The FINANCIAL – Georgian banks are well placed to absorb potential pressures, Fitch Ratings said at its annual conference on Georgia in Tbilisi on October 10. Sector asset-quality metrics have remained resilient through the credit cycle, capital buffers are strong and profitability has improved, helped by declining risk costs.
Banks' asset quality metrics have been solid in recent years despite macroeconomic volatility and 30% depreciation of the lari in 2015, underpinned by reasonable underwriting and continued lending growth. Sector non-performing loans (loans overdue more than 90 days) are moderate at 3.5% of gross loans (end-1H17) and are fully covered by reserves.
Capitalisation of the banking sector remains strong. The regulatory total capital adequacy ratio at end-1H17 was a healthy 16.1%, despite the high 175% risk weight that applies to foreign-currency loans in Georgia. In our view, capital buffers are sufficient to absorb moderate additional losses if asset quality comes under renewed pressure.
The sector's profitability metrics improved in 1H17 (22% annualised ROAE, up from 18% in 2016), helped by reduced risk costs, although net interest margins have moderately declined in recent years, under pressure from intensified competition. We believe future performance will largely depend on asset quality and therefore economic stability. Risks to asset quality stem from high dollarisation, rapid retail lending growth, the potential impact of competition on underwriting standards and spillover from any further external shocks to the economy.
Lending dollarisation rates are high, with the sector average at 58% at end-1H17, reflecting the currency structure of banks' funding bases. But recent measures by the government and the National Bank of Georgia aimed at reducing dollarisation in the economy should lead to a moderate reduction in banks' lending dollarisation in the medium term.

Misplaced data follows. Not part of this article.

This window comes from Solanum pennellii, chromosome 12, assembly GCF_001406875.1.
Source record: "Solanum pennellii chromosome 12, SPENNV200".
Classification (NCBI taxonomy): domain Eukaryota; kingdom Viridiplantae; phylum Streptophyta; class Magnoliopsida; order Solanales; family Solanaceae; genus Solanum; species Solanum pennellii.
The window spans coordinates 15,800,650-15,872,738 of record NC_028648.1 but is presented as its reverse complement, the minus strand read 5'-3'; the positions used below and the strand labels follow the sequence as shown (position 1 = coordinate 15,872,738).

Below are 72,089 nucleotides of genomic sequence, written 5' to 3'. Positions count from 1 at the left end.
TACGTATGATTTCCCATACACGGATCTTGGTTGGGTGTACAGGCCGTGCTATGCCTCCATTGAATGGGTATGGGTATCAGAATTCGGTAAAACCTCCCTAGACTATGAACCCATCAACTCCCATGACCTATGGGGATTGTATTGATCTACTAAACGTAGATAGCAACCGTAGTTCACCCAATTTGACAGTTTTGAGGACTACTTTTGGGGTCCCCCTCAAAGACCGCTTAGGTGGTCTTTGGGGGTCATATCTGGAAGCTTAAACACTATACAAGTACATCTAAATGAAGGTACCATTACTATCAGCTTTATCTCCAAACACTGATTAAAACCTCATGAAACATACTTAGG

Lending growth accelerated to 11% in 2016 and 17% in 1H17 (annualised), driven by retail lending, after a slowdown in 2015. Rapid credit expansion in the retail segment could expose the sector to asset-quality risks linked to higher borrower indebtedness and a significant share of foreign-currency lending.
The sector's funding structure has remained stable in recent years. Banks are mainly funded by customer deposits, which have been sticky despite the lack of a deposit insurance system. Refinancing risks are moderate, given the limited reliance on wholesale funding, and liquidity cushions are comfortable, covering about 45% of sector deposits.
“We rate seven banks in Georgia: TBC Bank, Bank of Georgia, Liberty Bank, ProCredit Bank (Georgia), Cartu Bank, Basisbank and Halyk Bank Georgia. Ratings could come under pressure if there were an economic shock that triggers a marked deterioration in asset quality and significant capital erosion. In most cases, upgrades would require an upgrade of the sovereign rating”, Fitch said.